What matters to whom and why? : Understanding the importance of coastal ecosystem services in developing coastal communities

Lau, J.D. and Hicks, C.C. and Gurney, G.G. and Cinner, J.E. (2019) What matters to whom and why? : Understanding the importance of coastal ecosystem services in developing coastal communities. Ecosystem Services, 35. pp. 219-230. ISSN 2212-0416

Full text not available from this repository.


Coastal ecosystems support the livelihoods and wellbeing of millions of people worldwide. However, the marine and terrestrial ecosystem services that coastal ecosystems provide are particularly vulnerable to global environmental change, as are the coastal communities who directly depend on them. To navigate these changes and ensure the wellbeing of coastal communities, policy-makers must know which coastal ecosystem services matter to whom, and why. Yet, in developing coastal settings, capturing people's perceptions of the importance of ecosystem services is challenging for several reasons. Firstly, coastal ecosystem services encompass both terrestrial and marine services across multiple categories (i.e. provisioning, supporting, and cultural) that are difficult to value together. Secondly, widely used monetary valuation techniques are often inappropriate because of culturally specific attributions of value, and the intangible nature of key cultural ecosystem services. Thirdly, people within communities may hold different ecosystem services values. In this paper, we examine how people ascribe and explain the importance of a range of marine and terrestrial ecosystem services in three coastal communities in Papua New Guinea. We use a mixed-methods approach that combines a non-monetary ranking and rating assessment of multiple ecosystem services, with a socio-economic survey (N = 139) and qualitative explanations of why ecosystem services matter. We find that people uniformly ascribe the most importance to marine and terrestrial provisioning services that directly support their livelihoods and material wellbeing. However, within communities, gender, wealth, and years of formal schooling do shape some differences in how people rate ecosystem services. In addition, although cultural ecosystem services were often rated lower, people emphasized that they ranked provisioning services highly, in part, because of their contribution to cultural values like bequest. People also expressed concern about extractive ecosystem services, like fuelwood, that were perceived to be destructive, and were rated low. We contend that comprehensive ecosystem services assessments that include narratives can capture the broad importance of a range of ecosystem services, alongside relational values and normative judgements. This exploratory approach is a useful step towards understanding the complexities of ecosystem services in developing coastal settings.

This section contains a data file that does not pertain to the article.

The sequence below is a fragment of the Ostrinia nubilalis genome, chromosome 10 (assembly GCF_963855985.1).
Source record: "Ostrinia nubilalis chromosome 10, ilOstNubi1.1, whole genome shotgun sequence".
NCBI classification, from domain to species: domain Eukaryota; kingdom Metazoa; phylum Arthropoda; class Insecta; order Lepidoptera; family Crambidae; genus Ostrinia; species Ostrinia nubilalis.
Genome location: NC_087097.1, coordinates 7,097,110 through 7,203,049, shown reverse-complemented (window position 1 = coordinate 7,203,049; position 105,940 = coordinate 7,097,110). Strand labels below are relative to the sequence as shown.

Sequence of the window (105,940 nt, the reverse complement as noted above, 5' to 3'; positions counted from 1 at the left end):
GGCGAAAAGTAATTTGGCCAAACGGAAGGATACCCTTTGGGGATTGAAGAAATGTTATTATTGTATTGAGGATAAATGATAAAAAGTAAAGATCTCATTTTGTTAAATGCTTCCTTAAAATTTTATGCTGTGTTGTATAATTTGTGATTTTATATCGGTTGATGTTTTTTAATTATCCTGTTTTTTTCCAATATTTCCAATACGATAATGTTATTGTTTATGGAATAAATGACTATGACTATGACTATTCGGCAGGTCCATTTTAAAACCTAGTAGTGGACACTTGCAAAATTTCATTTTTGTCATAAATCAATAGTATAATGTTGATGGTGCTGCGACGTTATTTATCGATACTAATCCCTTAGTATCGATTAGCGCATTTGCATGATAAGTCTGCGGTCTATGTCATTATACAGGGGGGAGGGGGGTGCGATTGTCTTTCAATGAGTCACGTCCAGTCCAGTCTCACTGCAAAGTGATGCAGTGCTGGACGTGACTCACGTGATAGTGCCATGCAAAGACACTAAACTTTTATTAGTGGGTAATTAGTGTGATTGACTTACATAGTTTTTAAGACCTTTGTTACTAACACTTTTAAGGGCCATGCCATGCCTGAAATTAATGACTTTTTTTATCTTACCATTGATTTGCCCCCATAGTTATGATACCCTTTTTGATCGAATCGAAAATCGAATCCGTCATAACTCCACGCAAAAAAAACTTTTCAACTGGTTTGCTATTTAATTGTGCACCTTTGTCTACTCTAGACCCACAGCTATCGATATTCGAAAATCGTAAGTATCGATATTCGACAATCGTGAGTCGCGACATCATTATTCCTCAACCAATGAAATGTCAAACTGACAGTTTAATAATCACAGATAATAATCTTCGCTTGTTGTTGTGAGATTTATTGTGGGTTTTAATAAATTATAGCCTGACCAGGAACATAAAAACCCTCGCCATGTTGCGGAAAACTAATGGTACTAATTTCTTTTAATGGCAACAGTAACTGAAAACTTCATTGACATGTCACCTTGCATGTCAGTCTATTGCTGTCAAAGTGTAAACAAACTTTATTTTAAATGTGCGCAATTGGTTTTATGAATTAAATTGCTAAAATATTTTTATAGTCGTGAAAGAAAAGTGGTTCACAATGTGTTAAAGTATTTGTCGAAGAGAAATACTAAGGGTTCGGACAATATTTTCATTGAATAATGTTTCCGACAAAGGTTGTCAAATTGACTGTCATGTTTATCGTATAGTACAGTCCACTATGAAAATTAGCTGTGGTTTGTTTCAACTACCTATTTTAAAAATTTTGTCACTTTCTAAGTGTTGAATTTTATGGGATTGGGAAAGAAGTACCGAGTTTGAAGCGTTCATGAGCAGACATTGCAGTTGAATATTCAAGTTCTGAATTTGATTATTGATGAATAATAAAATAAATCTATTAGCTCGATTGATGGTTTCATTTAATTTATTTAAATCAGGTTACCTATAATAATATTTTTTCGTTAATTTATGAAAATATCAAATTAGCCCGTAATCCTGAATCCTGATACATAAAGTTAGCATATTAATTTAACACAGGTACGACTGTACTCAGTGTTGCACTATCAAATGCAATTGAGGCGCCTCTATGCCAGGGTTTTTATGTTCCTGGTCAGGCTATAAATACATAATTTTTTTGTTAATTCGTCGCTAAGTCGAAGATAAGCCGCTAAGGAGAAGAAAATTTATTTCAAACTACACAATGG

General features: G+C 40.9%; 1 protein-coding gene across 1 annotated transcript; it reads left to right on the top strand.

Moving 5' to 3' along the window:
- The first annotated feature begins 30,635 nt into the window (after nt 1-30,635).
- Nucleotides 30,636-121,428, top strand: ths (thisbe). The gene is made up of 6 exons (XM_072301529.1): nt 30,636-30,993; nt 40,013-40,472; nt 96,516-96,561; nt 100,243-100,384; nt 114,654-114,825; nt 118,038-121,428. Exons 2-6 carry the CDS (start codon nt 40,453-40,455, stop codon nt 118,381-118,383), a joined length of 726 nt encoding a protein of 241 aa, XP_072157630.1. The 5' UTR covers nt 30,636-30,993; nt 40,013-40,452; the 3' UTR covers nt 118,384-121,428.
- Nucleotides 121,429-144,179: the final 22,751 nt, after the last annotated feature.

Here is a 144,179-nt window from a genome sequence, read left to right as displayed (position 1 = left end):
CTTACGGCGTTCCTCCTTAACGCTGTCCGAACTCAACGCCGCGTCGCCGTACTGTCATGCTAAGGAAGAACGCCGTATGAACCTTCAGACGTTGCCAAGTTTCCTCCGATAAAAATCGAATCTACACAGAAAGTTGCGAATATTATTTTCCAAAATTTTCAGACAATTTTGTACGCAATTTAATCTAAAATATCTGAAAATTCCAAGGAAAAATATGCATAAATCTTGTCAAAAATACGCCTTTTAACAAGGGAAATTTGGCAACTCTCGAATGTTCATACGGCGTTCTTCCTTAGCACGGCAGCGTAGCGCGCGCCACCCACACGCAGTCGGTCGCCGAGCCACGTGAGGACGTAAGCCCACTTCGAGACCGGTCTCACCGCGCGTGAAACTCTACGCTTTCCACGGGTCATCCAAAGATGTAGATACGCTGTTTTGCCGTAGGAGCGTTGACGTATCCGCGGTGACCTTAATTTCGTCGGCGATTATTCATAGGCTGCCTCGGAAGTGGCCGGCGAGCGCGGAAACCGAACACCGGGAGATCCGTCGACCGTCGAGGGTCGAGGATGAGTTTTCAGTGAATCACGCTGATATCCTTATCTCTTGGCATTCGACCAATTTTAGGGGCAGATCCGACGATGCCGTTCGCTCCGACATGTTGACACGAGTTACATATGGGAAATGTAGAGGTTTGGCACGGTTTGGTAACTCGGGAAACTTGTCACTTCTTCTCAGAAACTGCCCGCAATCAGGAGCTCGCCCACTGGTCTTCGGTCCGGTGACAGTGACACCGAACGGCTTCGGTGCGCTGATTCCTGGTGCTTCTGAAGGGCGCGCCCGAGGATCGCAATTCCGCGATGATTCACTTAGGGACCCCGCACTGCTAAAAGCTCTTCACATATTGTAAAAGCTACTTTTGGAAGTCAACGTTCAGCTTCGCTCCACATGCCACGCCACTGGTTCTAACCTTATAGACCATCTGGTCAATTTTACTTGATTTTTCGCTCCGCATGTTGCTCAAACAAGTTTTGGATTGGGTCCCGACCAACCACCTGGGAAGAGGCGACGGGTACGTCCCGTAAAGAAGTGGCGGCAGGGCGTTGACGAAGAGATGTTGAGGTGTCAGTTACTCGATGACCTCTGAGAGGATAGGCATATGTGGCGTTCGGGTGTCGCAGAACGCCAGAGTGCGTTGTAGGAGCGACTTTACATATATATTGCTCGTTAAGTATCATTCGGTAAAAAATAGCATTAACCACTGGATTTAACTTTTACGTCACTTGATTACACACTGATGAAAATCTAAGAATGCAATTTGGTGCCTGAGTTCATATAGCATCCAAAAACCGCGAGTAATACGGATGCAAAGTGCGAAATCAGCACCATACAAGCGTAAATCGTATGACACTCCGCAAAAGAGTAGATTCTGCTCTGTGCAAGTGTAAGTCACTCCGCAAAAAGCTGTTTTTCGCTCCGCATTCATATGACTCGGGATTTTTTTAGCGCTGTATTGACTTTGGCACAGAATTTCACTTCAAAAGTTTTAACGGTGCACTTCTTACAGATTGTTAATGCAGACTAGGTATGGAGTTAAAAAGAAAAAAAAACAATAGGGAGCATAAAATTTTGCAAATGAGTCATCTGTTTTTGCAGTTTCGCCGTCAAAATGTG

Item Type:
Journal Article
Journal or Publication Title:
Ecosystem Services
Uncontrolled Keywords:
?? gendernon-monetary valuationpapua new guinearelational valuessocial differentiationagricultural and biological sciences (miscellaneous)global and planetary changeecologynature and landscape conservationmanagement, monitoring, policy and lawgeography, plan ??
ID Code:
Deposited By:
Deposited On:
31 Jan 2019 09:45
Last Modified:
15 Jul 2024 18:50